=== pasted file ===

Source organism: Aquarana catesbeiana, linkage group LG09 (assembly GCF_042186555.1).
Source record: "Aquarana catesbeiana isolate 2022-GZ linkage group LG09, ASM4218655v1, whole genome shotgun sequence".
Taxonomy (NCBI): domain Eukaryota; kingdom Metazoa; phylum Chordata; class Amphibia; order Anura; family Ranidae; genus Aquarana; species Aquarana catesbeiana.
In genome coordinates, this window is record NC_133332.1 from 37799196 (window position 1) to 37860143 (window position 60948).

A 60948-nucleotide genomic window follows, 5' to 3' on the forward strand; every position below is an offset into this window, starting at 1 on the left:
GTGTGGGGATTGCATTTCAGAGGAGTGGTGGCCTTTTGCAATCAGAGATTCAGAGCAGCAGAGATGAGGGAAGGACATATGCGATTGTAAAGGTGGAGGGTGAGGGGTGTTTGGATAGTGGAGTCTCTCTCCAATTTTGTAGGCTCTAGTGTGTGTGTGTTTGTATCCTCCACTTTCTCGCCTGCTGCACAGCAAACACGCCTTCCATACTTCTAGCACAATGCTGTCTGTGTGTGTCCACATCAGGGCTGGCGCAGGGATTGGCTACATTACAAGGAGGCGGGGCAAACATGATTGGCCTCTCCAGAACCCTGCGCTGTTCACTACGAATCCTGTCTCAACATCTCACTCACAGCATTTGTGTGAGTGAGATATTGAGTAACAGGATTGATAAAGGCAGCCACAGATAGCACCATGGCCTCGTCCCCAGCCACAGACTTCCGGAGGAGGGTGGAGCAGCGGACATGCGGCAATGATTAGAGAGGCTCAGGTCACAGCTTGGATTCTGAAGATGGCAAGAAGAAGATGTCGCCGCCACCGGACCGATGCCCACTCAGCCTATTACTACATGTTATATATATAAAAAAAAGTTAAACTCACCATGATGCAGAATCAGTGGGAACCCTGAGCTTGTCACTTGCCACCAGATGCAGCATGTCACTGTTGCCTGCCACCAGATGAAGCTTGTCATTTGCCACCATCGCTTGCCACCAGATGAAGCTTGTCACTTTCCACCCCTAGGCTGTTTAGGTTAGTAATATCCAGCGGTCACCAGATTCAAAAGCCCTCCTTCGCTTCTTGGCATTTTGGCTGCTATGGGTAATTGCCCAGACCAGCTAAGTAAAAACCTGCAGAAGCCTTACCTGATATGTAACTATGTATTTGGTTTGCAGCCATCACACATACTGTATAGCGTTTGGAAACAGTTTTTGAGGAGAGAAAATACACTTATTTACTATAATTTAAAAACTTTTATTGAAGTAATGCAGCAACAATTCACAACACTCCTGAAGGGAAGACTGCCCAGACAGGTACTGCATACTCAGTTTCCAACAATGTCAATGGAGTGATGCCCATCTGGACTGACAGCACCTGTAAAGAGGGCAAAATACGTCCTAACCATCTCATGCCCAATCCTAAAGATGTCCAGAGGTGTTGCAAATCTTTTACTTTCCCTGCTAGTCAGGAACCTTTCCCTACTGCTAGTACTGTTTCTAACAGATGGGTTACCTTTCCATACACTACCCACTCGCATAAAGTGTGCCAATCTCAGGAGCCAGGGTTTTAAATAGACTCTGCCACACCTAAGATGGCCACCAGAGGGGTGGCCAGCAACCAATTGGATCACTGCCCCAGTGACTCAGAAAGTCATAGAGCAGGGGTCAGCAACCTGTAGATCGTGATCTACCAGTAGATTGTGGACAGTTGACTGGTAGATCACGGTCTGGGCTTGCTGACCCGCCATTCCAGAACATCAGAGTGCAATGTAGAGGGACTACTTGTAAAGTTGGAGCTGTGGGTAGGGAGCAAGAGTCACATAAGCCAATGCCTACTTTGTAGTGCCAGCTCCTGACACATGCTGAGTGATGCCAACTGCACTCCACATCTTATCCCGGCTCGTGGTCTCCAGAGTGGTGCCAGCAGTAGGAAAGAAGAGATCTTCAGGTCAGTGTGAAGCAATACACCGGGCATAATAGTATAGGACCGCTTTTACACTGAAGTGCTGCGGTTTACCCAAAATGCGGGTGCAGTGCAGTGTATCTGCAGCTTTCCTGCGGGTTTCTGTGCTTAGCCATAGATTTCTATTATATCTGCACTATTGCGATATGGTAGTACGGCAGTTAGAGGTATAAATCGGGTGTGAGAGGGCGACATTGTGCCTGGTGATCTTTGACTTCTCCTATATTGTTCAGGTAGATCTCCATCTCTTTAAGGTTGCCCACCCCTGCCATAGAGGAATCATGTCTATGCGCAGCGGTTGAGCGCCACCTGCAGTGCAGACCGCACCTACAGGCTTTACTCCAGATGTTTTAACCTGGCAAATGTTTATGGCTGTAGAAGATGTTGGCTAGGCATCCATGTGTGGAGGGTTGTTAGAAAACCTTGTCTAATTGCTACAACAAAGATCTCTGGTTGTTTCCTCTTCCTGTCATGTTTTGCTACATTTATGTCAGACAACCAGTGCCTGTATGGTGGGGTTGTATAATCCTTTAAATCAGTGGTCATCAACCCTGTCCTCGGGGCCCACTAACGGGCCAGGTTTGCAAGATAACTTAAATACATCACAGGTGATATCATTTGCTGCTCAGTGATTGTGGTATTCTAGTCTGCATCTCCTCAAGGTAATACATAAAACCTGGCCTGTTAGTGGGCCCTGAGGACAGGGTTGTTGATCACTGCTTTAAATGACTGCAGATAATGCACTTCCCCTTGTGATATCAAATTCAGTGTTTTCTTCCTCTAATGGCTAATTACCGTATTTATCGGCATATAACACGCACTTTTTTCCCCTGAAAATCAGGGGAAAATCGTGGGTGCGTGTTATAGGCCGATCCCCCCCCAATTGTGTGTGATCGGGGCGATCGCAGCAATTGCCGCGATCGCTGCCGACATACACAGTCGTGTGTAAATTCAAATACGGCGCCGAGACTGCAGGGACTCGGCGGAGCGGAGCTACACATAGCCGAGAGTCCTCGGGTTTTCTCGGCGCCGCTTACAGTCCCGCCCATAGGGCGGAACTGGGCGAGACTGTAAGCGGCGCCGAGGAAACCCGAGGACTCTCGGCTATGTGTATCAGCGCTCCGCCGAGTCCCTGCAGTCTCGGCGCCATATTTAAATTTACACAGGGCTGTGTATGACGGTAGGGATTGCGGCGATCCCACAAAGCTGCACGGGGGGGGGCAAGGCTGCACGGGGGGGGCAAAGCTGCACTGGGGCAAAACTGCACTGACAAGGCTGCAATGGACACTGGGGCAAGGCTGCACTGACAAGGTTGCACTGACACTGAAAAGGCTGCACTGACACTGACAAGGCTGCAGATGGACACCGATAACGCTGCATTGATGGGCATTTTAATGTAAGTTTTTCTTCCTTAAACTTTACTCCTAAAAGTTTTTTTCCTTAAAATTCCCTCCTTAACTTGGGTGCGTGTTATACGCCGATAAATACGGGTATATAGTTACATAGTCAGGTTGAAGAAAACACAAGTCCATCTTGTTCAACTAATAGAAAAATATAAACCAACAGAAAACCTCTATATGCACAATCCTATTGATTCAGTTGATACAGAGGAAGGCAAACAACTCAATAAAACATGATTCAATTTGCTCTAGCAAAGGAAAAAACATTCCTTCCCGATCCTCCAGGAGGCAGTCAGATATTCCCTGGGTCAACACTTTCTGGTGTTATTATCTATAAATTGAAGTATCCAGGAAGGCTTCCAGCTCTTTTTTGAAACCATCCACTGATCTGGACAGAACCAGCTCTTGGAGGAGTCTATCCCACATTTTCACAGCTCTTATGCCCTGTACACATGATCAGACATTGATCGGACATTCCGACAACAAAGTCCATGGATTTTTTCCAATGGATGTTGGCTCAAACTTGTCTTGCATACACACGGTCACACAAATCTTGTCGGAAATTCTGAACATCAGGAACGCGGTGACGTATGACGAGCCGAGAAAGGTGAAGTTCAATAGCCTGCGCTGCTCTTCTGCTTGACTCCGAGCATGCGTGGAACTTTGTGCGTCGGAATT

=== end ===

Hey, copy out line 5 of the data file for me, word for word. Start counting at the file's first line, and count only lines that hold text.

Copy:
A 60948-nucleotide genomic window follows, 5' to 3' on the forward strand; every position below is an offset into this window, starting at 1 on the left: